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Guest column: How you can support autism acceptance

Guest column: How you can support autism acceptance

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Welcome to Autism Acceptance Day.

Consider today an invitation. An invitation to love, accept, embrace and practice meaningful inclusion.

I show up today as mother, advocate and ability activist. I have the privilege of being called mom to two amazing children, my 10-year-old son Anthony and my 5-year-old daughter Gia, who is on the spectrum. It has become my life mission and purpose to spread awareness and acceptance about autism and individuals with different abilities. Today, I am speaking to acceptance and inclusion.

One thing I know for sure since setting out to educate is that most people want to know more — they want to learn the tools to interact, approach and include. Factors that prevent most folks from embracing inclusion are social stigma, concerns of saying or doing the wrong thing, or simply not having the information.

“So, what is autism anyway?” Children are great at asking questions. My son Anthony’s friend asked me recently. I wish more adults asked me in this way.

Christina Van Ditto Warter

Christina Van Ditto Warter

In explaining autism to other neurotypicals, especially children, I often describe my daughter’s brain as being wired differently. She is neurodivergent. She explores and experiences the world as a visual learner and through her hyper senses.

Autism is different for every individual on the continuum or “spectrum." While there are common characteristics, each person experiences their neurodiversity differently.

You have probably heard the term "nonverbal," or "non-speaking." What you need to know is that many individuals on the spectrum communicate through different means. And part of inclusion is making those means readily available and being a partner in communication. Have you ever gone a day without speaking to communicate your needs or wants, or share your thoughts? Can you fathom living in a world like that? For many people this is their daily, minute-by-minute reality. I challenge you to successfully order your favorite cup o’ joe without speaking.

So how do we actually practice inclusion? How do we foster inclusion in our homes, businesses, schools and hearts? By being mindful in how we think, and purposeful in what we say and do.

When I say "think," I’m speaking to our misguided, fear-based attitudes and the present social stigma toward individuals with different abilities. There is an omnipresent false sentiment that people with disabilities are unable to contribute to society. However, persons with disabilities deserve and have a right to valued social roles and societal participation.

Our language and what we say literally and biochemically influences our attitudes. We have a choice to focus on someone’s abilities versus their disabilities.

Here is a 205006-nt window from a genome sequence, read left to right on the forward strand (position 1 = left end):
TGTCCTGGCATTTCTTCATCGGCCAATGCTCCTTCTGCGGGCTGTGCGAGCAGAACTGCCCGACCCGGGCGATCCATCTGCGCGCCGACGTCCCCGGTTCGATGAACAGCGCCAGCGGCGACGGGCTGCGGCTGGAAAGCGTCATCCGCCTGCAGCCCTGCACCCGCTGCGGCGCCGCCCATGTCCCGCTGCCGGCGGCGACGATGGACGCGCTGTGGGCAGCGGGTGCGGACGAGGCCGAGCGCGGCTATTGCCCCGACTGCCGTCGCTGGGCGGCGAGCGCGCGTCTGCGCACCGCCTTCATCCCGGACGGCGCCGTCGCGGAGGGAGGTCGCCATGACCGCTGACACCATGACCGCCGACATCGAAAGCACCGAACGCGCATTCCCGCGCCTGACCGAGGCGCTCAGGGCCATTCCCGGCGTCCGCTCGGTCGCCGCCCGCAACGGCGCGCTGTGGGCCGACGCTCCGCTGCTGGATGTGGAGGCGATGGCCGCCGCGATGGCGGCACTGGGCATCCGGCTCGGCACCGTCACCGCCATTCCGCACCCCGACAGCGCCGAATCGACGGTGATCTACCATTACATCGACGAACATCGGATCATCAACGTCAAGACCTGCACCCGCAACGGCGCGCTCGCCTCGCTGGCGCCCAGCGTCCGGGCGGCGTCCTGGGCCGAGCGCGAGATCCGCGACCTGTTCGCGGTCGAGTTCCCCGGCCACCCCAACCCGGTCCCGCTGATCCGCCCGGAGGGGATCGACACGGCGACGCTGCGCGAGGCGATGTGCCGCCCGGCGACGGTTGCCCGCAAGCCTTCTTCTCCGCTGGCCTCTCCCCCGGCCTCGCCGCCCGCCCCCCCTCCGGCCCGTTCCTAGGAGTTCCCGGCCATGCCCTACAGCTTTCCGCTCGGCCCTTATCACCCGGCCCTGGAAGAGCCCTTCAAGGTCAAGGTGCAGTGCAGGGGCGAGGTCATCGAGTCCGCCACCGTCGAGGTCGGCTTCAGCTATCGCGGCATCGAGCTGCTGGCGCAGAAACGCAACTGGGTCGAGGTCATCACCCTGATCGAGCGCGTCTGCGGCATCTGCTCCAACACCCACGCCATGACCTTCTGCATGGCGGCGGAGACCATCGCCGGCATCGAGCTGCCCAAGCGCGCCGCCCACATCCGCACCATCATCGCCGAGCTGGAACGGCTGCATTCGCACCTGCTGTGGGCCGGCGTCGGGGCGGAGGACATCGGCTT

We can do our part by modeling social inclusion. We can ask ourselves the following questions: Are we enabling everyone to participate, not just some? Is our design inclusive and sensory-supportive? Do we have communication accommodations to support individuals who have other-than-speaking modes?

Lastly, and perhaps most importantly, choose kindness. If you see an individual on the spectrum struggling in your community, please be kind. That person is someone’s child, best friend and partner. They are doing their best to survive in a world that may belong to us all, yet has very little understanding and tolerance for them. It is not easy being neurodivergent in a neurotypical world.

Please be kind to caregivers, too. Trust me when I say we are doing our very best. Caregivers are on a spectrum, as well. We are continuously learning and evolving in our roles of supporting the ones we love most.

Total inclusion is a basic human right and a fundamental freedom. It is not a program, specialized classroom or social setting. Inclusion means all people are valued and that equality does not equal sameness.

Today is Autism Acceptance Day, and I stand before you as a mama who has spent too many nights awake on a tear-stained pillow, worrying what is going to happen to her baby after she’s gone. And that is something no parent should ever have to experience.

I leave you with a message from Maya Angelou: “Do the best you can until you know better. Then when you know better, do better.” Here is your invitation to be better.

For more information on guidance and best practices for inclusion, contact me at Because we all win when we move into inclusion.

You can show your support and embracement acceptance throughout the month of April by showcasing yellow in your homes and businesses. Butterflies and infinity symbols are positive symbols of neurodiversity that are embraced by the autistic community.

Christina Van Ditto Warter is the owner of S.A.M.E. Inclusive Sensory Center in Auburn. For more information, visit

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